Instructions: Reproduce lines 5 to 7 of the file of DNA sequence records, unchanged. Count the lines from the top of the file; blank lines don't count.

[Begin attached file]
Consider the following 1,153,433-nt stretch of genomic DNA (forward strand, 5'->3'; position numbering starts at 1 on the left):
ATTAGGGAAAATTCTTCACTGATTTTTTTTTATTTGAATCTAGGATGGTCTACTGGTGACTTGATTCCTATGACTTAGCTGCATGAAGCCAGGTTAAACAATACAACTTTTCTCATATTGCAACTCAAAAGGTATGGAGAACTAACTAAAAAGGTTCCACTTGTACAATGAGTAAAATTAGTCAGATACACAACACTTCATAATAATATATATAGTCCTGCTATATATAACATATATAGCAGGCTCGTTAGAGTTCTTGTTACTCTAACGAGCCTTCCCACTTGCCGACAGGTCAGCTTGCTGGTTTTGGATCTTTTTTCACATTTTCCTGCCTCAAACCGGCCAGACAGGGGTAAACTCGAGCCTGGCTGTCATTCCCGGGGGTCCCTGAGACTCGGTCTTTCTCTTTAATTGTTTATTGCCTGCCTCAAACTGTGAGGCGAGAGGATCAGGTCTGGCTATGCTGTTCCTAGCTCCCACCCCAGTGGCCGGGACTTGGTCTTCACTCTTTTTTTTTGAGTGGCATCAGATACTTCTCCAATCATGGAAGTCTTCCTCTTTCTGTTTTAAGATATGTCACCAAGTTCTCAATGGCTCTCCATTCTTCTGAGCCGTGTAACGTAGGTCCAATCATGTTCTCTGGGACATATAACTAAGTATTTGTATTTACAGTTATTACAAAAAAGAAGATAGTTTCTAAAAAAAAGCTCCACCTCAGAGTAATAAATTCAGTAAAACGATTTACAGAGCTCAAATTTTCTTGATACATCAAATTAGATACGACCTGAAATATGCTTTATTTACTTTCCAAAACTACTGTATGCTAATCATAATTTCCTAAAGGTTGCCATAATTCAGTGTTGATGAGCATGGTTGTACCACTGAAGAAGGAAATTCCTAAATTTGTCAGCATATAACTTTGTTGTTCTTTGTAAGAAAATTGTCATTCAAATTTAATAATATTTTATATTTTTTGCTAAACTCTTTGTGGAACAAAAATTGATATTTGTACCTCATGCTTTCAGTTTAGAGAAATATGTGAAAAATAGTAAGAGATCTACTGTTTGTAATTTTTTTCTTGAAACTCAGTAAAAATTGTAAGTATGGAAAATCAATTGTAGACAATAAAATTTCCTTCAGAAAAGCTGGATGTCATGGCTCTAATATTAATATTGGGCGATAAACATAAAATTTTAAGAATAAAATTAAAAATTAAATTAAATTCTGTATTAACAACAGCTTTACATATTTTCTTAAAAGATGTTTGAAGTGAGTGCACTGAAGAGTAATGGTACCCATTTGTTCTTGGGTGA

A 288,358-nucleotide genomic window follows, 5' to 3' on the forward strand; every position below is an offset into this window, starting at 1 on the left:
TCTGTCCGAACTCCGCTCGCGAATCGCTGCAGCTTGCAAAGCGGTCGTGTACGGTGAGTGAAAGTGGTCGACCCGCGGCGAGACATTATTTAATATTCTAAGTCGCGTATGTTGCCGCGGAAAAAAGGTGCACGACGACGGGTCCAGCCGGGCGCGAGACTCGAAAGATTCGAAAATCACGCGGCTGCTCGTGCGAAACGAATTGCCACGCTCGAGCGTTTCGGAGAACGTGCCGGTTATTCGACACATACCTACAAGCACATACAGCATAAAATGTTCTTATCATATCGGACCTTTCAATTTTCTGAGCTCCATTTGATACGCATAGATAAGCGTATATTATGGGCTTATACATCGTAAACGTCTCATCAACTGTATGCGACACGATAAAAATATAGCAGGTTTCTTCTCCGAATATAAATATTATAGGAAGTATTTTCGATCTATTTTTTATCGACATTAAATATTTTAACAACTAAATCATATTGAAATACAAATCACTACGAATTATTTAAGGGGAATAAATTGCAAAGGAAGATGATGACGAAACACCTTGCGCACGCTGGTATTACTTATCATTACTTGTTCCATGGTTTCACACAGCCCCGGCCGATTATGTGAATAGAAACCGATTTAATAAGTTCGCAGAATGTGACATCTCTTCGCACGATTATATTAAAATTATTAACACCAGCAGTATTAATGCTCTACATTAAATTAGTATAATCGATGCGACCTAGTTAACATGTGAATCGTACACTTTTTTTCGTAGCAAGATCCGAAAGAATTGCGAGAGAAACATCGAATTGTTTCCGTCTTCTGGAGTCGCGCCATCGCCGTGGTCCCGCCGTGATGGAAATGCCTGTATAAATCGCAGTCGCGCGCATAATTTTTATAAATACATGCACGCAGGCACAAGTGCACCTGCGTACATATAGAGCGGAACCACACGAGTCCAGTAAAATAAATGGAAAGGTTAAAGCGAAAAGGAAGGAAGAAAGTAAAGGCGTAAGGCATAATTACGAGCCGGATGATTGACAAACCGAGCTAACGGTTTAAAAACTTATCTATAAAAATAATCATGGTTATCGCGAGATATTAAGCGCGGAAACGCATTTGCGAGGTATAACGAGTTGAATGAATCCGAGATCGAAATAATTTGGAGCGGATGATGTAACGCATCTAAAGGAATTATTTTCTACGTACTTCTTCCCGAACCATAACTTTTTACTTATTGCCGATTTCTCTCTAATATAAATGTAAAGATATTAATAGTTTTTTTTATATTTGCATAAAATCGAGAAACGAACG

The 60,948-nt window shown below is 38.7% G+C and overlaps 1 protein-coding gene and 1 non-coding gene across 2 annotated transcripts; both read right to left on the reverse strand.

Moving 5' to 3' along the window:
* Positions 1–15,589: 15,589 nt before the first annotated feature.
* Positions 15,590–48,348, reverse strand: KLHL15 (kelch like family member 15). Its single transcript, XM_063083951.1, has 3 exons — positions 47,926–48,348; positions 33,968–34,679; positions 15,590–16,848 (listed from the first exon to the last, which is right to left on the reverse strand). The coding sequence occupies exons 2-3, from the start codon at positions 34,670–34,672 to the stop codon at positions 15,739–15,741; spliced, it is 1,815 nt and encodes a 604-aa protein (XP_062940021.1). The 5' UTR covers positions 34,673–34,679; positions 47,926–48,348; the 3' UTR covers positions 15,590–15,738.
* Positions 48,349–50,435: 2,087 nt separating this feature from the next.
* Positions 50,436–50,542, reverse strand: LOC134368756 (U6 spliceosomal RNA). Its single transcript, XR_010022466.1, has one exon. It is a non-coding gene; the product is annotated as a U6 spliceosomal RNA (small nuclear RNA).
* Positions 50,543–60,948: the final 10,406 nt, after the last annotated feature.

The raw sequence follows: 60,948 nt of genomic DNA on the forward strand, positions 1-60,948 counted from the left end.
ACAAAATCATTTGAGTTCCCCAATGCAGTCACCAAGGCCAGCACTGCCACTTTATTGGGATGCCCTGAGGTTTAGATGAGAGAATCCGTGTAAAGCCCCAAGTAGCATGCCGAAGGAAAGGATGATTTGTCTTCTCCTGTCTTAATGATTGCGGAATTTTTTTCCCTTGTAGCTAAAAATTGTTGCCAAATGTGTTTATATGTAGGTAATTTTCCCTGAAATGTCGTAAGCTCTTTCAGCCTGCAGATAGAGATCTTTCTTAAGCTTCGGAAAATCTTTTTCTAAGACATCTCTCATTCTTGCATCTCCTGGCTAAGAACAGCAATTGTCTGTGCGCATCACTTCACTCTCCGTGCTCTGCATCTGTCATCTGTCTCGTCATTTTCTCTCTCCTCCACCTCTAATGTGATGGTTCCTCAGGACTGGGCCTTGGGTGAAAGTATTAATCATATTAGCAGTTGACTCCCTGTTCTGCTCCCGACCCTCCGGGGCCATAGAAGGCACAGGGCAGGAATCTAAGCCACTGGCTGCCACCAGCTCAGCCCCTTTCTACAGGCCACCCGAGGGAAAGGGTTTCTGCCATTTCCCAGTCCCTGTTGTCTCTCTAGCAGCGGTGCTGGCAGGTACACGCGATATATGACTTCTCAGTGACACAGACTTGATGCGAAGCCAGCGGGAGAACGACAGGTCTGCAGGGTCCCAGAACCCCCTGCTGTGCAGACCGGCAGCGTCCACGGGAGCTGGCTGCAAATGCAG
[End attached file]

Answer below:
The 60,948-nt window shown below is 38.7% G+C and overlaps 1 protein-coding gene and 1 non-coding gene across 2 annotated transcripts; both read right to left on the reverse strand.

Moving 5' to 3' along the window:
* Positions 1–15,589: 15,589 nt before the first annotated feature.